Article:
Dating a Russian woman? Check the survival guide first!

Russian women are open to male chivalry – and are more likely to expect it from you. Source: Panthermedia / Vostock-photo

Russian women are open to male chivalry – and are more likely to expect it from you. Source: Panthermedia / Vostock-photo

If you want to get that second date, here are a few essential guidelines to follow. Of course, if you really want to unravel the mystery of the Russian woman, you should probably skip this survival guide entirely and read some Tolstoy and Dostoevsky. However, since Russian authors are not exactly known for their brevity, sending you off to a library before your first date with Natasha or Tatiana or Olga would simply be inhuman. So, gentlemen, follow the rules of survival.

Russian women are always young

While addressing a Russian woman you don’t know in Russian, there is only one appropriate term for her: “Devushka,” which means “young woman.” Even if the woman in question is in her late fifties, she would still be a “devushka.” Any other form of address would not just upset her, but could also appear to be an insult. 

Foot the bill 

No ifs, ands or buts here. In Russia, a woman expects you to pick up the bill on dates even if she is technically the one who invited you and even if you only ordered a cup of coffee while she enjoyed a five-course meal with dessert.

In Paris or New York, people tend to go Dutch, or split the bill. In Moscow, however, such a manoeuvre will make your date think you’re a cheapskate. If she is a well-mannered person, she would probably get her purse and attempt the gesture to “reach” for her wallet, making it seem like she is ready to pay her share. Don’t believe this ruse: it is pure provocation!

Carry the bags

Feminism is something Russian women tend to leave at home when they go to a grocery store. If there are two bags in front of you two, and one is heavier, you should take both of them. The ideal to strive for is to ensure that your female companion is carrying nothing except her purse.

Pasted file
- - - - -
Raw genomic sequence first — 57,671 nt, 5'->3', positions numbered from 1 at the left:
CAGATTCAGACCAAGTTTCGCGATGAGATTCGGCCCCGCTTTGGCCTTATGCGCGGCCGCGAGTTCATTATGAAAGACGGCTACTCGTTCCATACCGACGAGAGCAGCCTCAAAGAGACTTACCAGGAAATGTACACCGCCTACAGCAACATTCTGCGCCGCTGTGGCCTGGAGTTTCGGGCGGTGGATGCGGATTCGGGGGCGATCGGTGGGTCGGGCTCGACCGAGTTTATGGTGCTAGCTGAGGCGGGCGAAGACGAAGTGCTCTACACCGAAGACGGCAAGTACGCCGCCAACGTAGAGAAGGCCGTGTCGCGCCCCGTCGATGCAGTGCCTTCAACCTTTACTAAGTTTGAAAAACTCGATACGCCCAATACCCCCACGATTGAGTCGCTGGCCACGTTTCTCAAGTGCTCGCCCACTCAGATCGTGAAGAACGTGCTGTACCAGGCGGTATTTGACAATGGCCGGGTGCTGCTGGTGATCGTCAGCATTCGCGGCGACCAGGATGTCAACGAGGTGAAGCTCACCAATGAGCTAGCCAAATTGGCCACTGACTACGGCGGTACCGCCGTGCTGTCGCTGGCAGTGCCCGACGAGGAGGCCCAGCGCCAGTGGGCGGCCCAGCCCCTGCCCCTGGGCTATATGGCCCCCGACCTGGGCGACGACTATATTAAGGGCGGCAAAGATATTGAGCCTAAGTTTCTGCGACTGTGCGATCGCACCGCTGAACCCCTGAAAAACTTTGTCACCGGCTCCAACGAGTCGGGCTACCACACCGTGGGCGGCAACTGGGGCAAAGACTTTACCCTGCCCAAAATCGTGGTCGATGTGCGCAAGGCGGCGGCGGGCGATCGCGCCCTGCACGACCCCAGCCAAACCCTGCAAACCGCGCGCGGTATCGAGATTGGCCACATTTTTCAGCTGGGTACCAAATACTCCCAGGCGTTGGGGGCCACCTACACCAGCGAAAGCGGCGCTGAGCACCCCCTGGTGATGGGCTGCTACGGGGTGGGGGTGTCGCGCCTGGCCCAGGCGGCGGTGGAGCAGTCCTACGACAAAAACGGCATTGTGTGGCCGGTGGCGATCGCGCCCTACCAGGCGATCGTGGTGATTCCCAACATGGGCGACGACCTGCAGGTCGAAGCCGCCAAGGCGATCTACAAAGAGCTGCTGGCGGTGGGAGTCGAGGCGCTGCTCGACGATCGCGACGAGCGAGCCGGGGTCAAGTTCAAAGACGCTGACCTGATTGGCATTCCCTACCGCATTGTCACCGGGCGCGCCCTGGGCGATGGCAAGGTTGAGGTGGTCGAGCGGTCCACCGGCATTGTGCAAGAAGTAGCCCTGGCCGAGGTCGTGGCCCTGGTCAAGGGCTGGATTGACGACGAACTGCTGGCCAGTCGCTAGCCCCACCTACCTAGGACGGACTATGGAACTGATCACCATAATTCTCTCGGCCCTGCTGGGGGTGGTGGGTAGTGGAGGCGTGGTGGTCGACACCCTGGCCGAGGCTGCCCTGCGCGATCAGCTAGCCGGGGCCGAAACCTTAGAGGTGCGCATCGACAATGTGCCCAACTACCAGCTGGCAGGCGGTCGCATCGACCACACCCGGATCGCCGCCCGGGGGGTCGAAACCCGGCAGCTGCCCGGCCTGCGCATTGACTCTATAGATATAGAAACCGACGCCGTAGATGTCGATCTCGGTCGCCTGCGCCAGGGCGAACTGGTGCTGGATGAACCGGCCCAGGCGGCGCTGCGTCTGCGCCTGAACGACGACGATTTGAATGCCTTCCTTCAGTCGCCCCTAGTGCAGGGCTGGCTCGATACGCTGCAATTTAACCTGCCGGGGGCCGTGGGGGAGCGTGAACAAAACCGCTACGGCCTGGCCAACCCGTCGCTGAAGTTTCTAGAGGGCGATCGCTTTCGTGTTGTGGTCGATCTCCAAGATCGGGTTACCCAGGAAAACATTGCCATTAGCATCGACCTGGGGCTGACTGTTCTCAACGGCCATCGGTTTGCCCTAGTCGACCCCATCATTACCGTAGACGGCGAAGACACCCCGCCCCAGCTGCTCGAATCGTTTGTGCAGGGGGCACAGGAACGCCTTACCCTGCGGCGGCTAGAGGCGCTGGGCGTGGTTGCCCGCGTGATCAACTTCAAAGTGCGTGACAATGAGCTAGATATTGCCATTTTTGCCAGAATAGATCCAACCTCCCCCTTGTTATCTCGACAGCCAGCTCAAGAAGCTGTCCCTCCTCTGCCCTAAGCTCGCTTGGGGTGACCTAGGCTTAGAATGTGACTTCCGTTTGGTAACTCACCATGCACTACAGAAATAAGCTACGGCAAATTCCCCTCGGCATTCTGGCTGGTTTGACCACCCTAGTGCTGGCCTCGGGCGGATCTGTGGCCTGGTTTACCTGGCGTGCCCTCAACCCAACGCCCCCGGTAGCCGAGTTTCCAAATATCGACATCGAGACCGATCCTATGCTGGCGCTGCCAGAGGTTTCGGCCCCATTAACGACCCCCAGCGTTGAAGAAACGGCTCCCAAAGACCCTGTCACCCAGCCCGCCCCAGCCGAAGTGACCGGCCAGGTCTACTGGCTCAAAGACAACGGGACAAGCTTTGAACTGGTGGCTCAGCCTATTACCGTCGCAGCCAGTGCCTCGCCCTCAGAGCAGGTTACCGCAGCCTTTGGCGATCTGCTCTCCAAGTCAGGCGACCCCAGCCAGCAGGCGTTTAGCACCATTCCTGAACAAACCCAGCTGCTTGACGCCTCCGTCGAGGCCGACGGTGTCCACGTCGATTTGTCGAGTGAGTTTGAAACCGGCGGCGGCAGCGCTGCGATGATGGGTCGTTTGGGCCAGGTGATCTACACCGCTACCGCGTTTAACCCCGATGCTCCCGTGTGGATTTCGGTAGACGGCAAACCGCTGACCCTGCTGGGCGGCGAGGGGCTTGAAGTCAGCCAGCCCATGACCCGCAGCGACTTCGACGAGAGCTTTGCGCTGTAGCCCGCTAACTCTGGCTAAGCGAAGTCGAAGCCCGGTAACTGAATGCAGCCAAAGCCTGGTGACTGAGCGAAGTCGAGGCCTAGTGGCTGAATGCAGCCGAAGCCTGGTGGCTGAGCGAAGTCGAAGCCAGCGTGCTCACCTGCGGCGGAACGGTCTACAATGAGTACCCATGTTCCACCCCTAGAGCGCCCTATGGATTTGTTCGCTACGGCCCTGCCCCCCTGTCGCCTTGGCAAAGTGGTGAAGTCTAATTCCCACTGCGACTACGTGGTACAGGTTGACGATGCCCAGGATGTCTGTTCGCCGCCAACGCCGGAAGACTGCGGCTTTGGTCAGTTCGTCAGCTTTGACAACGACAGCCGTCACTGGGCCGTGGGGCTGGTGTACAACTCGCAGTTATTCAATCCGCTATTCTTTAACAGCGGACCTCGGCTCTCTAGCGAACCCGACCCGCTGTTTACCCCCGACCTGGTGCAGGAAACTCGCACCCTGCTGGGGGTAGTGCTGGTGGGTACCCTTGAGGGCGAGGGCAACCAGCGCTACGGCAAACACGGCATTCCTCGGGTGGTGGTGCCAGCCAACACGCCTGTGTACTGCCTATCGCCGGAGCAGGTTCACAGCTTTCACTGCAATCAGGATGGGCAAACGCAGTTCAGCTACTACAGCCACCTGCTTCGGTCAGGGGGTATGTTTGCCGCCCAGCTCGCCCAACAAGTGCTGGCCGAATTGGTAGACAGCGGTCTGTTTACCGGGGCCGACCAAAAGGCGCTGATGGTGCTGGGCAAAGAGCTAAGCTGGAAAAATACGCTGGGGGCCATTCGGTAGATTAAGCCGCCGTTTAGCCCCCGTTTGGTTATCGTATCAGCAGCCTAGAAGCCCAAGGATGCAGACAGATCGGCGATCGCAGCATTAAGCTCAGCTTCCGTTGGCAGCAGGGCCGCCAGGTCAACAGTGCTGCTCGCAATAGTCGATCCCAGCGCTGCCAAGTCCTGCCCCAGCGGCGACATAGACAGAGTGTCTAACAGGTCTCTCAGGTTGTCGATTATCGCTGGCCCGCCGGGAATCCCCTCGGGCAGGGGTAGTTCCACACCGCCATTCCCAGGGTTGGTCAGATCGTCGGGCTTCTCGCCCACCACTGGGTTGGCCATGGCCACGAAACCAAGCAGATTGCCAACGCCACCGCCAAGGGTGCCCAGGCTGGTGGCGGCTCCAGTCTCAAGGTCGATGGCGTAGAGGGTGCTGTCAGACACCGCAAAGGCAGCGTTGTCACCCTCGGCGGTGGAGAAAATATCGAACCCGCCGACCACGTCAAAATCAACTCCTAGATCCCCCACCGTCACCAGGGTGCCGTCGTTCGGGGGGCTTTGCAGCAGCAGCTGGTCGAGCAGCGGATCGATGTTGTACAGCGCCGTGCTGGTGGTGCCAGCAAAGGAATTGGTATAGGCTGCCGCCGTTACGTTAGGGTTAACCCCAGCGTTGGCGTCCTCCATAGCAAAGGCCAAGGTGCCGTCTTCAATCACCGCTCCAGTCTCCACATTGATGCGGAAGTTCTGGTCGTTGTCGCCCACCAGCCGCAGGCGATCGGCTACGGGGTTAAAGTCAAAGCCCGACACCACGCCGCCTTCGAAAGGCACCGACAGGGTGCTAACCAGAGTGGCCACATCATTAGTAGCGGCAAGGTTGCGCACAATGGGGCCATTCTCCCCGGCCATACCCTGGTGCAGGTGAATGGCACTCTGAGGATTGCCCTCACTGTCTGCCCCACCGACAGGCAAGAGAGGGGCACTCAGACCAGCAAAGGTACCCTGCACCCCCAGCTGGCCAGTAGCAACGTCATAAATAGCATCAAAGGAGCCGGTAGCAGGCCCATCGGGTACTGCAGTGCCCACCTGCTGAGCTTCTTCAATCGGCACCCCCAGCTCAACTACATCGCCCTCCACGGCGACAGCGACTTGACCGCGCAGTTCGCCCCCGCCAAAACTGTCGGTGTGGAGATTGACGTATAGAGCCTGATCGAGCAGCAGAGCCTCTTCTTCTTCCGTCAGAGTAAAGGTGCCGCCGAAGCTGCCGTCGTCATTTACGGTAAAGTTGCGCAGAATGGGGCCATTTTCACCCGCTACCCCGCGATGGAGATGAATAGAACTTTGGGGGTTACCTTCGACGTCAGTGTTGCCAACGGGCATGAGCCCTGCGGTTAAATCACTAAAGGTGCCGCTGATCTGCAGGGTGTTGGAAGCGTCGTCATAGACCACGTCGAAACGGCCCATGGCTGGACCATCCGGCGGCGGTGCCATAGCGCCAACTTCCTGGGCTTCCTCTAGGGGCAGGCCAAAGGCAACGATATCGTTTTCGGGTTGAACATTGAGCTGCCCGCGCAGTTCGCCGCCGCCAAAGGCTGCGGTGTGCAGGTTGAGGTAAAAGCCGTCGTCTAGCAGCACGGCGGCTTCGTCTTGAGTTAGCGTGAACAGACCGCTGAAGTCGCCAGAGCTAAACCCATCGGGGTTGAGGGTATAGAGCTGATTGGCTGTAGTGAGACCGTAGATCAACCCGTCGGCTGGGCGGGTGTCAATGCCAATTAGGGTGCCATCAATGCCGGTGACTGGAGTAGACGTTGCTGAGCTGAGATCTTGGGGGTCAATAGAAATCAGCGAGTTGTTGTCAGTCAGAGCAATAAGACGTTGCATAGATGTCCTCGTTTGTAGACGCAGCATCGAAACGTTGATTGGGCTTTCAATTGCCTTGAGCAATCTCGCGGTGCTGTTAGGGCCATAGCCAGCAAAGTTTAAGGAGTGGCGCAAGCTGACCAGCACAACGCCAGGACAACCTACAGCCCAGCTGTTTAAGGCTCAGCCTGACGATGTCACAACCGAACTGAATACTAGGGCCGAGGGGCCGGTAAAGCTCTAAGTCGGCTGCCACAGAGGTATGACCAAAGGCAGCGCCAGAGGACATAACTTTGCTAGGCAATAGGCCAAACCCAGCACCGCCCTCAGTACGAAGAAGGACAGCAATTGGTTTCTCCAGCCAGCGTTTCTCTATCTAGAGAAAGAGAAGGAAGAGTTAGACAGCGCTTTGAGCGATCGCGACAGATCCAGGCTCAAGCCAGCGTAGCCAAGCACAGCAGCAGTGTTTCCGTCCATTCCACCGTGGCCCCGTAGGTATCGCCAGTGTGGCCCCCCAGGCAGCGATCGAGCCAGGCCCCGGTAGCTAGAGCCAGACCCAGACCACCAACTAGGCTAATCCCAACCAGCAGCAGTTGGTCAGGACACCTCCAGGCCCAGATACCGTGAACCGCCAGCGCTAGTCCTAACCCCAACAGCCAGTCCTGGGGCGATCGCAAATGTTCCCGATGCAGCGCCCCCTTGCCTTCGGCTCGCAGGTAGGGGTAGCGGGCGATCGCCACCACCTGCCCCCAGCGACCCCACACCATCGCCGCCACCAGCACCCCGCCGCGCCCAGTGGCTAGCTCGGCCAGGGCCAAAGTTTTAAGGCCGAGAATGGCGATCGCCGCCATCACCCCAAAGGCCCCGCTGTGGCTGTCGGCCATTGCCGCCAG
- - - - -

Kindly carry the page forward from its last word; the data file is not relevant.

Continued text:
Shower her with attention

Compared to their Western counterparts, Russian women are more open to male chivalry – and are more likely to expect it from men. Opening the car door for her, helping her with her coat, letting a woman go through first when entering or exiting a building – this is all standard operating procedure in Russia, and they help to make a good impression.

Speaking of entries and exits, while proper etiquette dictates that the woman is supposed to go first, there is one exception: the elevator. Here, the man is supposed to enter first. This is probably to ensure that, in the unlikely case that there is no elevator, the woman will remain safe!

Flowers! 

First of all, buy flowers for the lady.

Secondly, do not buy them in even numbers. In Russia giving flowers in even numbers is only considered appropriate for funerals, although modern florists claim you’ll be fine as long as the total number exceeds a dozen. So, as a rule of thumb, either buy flowers in odd numbers, or buy so many that she won’t be able to count!

Russian women are allowed to be late for any meeting or event

This is practically a law. If your date is 10-15 minutes late, it is par for the course. Relax, she is more or less right on time according to local standards.

The reasons can vary.

They can be understandable –she was stuck in traffic or had to work late; not-so-understandable – she simply could not decide if a certain pair of shoes went with a particular dress; or just plain ridiculous – she arrived on time, but spent 20 minutes hanging out just around the corner so that she wouldn’t seem too clingy.

Her mother would have told her that any girl who knows her worth never arrives on time. Keep in mind that trying to find out what really happened is useless and might even be seen as rude. Offer a smile and tell her you are happy to see her even if it is already getting dark and you are freezing.

“I’m okay” 

No guide will help you here. For centuries Russian men have been trying to figure out what a woman means when she says this.

Does it actually mean she is okay and there is nothing to worry about? Or is it a hint meaning you’d better get some chocolate and roses?

The only real way to proceed is cautious trial-and-error. This involves a lot of trying and an even greater number of errors.

There is a reason that a favourite joke of Russian men is: “Are you mad at me?”

“No.”

“Is it really bad?”

“Yes.”

This guide could go on forever, but that would deprive you of the thrill of trying to figure out how to get along with a Russian woman.

If nothing scares you off and you do decide to marry one, go ahead and read some Tolstoy and Dostoevsky. It might help.

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